Ryan Rowberry, Georgia State University College of Law, has published Legal History Through Digital Sources in volume 53 of the American Journal of Legal History (2013).
Anglo-American Legal History can be a very difficult subject to teach because of its scope. This article is a pedagogical piece discussing how I structure my Anglo-American Legal History seminar around the various digitized primary sources available to law students. During this seminar we examine the history of lawyers and judges from the late Anglo-Saxon period (tenth century) through the twentieth century, generally at the clip of one century per week. We do spend extra time, however, on the English Inns of Court and the rise of the American law school. The final two weeks of the semester are devoted to a series of student term paper presentations with accompanying feedback sessions. Term papers may deal with any topic, but the argument must be largely based on primary sources.Download the article from SSRN at the link.
Lloyd England, Monash University Faculty of Law, has published Law and the Art of Happiness. Here is the abstract.
Happiness as an abstract concept is interesting to briefly ponder; do we have a right to be happy? If so, what, all the time? Is this a realistic expectation? Tears of happiness are not the only anatomical reason we have tear ducts, so a degree of non-happiness or unhappiness is to be expected, right? The Yin to the Yang? What goes up…?Download the paper from SSRN at the link.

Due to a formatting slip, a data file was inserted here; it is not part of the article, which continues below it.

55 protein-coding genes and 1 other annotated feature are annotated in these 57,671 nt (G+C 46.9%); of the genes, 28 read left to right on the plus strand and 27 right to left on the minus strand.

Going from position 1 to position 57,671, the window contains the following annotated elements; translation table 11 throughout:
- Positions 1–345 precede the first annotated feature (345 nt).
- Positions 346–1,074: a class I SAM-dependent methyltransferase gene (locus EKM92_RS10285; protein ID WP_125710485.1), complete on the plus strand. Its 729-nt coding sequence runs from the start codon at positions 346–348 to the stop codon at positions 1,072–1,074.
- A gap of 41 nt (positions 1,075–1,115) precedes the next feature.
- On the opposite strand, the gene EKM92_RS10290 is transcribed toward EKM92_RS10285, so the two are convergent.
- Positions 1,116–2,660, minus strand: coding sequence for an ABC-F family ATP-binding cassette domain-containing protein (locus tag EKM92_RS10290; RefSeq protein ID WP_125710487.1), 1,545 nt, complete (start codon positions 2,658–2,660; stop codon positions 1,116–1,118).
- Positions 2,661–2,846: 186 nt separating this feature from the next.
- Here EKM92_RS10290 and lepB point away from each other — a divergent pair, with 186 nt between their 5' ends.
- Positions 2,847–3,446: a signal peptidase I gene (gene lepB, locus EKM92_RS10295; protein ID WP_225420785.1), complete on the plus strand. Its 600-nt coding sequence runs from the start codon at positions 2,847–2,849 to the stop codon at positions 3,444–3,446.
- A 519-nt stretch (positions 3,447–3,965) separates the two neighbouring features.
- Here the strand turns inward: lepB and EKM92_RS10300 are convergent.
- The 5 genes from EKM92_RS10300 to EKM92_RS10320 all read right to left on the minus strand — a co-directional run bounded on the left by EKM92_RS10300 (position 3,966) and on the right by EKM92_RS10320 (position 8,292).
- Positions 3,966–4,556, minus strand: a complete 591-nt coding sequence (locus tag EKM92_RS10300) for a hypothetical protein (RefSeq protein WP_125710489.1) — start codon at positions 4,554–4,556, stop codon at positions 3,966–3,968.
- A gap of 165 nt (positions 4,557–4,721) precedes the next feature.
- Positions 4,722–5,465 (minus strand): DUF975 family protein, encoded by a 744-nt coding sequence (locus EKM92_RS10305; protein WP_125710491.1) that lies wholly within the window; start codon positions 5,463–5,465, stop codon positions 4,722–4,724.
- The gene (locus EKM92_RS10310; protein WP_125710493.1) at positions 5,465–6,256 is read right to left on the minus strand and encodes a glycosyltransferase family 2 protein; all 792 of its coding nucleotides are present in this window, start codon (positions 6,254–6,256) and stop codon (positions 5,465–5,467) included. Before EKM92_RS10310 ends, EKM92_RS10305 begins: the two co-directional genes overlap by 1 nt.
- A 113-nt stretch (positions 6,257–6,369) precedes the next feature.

Happiness is big business, literally. It is the endeavor of serious academic inquiry; there are Happiness Conferences! I bet they’d be fun (come on - you’d hope so). ‘Sex sells’ and so does happiness; when did you last see a Crabby Coke drinker on a billboard? Or a Moody Motorist in his new car on a TV ad? Modern society seems to shun the very thought of ‘non-elatedness’ if advertising is to be believed, but times of occasionally having ‘The Blues’ or down-time from brimming with happiness are, perhaps, part of the natural rhythm of life and only to be expected at some points along our respective journeys. Obviously, persistent and unshakable melancholy is worth seeking advice over from a registered medical practitioner, as it may be symptomatic of an underlying issue and is best to get checked out, if just for peace of mind, but this is a separate thing to what I wish to discuss. I wish to discuss being unhappy if not because of, then during the study of, Law.